Battery Electrical Vehicles- Analysis of Thermal Modelling and Thermal Management

Battery Electrical Vehicles- Analysis of Thermal Modelling and Thermal Management

Advanced research on rechargeable Lithium-ion batteries has allowed for large format and high-energy batteries to be largely used in Battery Electric Vehicles (BEVs). For transportation applications, beside limitations of driving range, long charging time is still considered as an important barrier for a wide use of BEVs. The increase of the charging current amplitude may however subject the battery to stressful situations and can significantly increase the temperature of the battery. These phenomena reduce the battery’s lifetime and performances and in worst-case scenario, thermal runaway can occur. To avoid this, there is a need for an optimized thermal management in order to keep the battery in a safe and beneficial range of operating conditions.

Firstly, in this PhD dissertation a two-dimensional electrical-thermal model has been developed to predict the cell temperature distribution over the surface of the battery. This model requires less input parameters and still has high accuracy. In addition, a novel estimation tool has been developed for estimation of the thermal model parameters. Furthermore, the thermal behavior of the proposed battery has been investigated at different environmental conditions as well as during the abuse conditions for assessment of thermal stability of the battery.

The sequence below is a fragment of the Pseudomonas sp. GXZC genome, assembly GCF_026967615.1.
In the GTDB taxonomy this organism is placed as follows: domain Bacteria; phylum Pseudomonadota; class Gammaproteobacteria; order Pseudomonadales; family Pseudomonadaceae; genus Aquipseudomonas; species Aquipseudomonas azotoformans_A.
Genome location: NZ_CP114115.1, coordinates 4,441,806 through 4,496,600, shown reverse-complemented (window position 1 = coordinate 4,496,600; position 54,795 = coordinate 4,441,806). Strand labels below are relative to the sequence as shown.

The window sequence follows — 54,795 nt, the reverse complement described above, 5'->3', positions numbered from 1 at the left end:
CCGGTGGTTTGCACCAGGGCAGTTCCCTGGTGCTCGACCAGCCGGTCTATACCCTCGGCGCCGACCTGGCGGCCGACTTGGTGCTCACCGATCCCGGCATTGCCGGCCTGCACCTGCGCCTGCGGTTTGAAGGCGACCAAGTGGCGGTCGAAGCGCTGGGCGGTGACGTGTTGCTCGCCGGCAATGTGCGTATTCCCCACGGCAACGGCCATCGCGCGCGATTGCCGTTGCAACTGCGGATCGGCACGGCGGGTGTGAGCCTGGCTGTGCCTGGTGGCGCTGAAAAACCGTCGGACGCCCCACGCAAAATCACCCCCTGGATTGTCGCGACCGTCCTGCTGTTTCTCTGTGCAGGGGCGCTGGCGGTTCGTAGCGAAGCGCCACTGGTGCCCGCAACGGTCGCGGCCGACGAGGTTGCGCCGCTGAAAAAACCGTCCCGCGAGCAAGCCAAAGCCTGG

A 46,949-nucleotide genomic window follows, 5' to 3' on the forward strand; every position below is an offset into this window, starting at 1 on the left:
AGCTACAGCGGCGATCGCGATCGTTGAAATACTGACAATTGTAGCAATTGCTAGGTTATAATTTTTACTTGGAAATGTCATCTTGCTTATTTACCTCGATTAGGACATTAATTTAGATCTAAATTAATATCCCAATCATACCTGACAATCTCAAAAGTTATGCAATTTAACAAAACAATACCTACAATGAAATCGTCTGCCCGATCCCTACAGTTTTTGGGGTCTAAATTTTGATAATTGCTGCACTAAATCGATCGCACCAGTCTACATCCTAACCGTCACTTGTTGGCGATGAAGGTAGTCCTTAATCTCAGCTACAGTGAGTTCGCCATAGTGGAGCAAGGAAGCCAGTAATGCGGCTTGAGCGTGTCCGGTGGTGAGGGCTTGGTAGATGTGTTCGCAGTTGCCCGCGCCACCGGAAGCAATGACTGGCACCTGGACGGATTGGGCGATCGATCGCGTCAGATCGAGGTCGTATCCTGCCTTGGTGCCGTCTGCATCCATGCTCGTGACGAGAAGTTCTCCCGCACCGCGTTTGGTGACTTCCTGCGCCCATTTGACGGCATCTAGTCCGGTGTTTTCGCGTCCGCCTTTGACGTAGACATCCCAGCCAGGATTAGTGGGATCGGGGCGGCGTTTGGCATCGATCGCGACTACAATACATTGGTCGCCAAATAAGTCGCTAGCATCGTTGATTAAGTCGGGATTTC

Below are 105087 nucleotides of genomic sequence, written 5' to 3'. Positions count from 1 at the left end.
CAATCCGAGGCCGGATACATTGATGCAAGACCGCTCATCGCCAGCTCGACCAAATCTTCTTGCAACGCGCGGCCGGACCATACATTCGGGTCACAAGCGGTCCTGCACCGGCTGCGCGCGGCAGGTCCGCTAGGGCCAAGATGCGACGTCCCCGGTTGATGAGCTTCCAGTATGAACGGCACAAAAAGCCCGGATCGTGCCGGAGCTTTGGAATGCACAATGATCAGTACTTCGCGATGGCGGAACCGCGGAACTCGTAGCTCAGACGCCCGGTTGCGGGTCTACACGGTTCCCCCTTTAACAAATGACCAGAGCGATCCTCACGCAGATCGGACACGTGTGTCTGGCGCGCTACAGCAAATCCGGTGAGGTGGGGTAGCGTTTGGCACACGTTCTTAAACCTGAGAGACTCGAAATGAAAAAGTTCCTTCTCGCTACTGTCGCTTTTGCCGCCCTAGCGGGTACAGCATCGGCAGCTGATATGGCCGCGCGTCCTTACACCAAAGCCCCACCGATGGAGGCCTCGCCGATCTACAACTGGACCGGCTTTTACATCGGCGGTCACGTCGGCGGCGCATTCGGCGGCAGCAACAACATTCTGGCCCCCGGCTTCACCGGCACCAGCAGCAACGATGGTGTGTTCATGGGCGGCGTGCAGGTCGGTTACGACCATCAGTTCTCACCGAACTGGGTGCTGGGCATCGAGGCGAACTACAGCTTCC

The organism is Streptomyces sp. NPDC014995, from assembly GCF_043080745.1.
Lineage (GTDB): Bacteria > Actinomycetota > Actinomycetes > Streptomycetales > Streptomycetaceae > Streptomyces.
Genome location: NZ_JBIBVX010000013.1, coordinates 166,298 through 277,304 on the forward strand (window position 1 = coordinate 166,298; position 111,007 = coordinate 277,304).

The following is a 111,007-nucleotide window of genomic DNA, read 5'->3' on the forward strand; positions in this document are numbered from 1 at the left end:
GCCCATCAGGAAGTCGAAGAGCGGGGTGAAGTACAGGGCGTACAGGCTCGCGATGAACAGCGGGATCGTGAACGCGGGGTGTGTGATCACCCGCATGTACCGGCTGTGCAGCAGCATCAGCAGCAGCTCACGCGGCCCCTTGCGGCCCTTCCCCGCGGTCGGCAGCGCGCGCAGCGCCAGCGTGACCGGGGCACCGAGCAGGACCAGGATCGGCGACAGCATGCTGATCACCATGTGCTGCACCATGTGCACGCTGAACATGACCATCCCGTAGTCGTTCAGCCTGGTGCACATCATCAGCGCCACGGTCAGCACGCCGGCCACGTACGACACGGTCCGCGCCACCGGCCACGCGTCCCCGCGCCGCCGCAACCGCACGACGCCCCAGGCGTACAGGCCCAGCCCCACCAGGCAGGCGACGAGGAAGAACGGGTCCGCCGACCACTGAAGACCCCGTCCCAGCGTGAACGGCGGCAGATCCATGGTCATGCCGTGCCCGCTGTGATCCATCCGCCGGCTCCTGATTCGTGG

Taking into account the harsh thermal distribution, an advanced three-dimensional electrochemical-thermal model has been developed in order to investigate the impact of the cell design on the thermal, voltage and current distributions in order to avoid high non-homogenous distribution. The developed model allows us to optimize the cell design, in order to achieve the longest lifetime and high performances of battery cell.

Finally, different thermal management strategies such as liquid cooling and passive cooling using phase change material embedded in an aluminium-foam (liquid-solid phase change) have been investigated and compared in depth by applying real BEV drive cycles. The main objective of this study is to decrease the complexity, the weight, the volume and the cost and to maintain high safety according to the best strategy.

Promotor: Prof. Dr. Joeri Van Mierlo, Prof. Dr. Hamid Gualous, Prof. Dr. Noshin Omar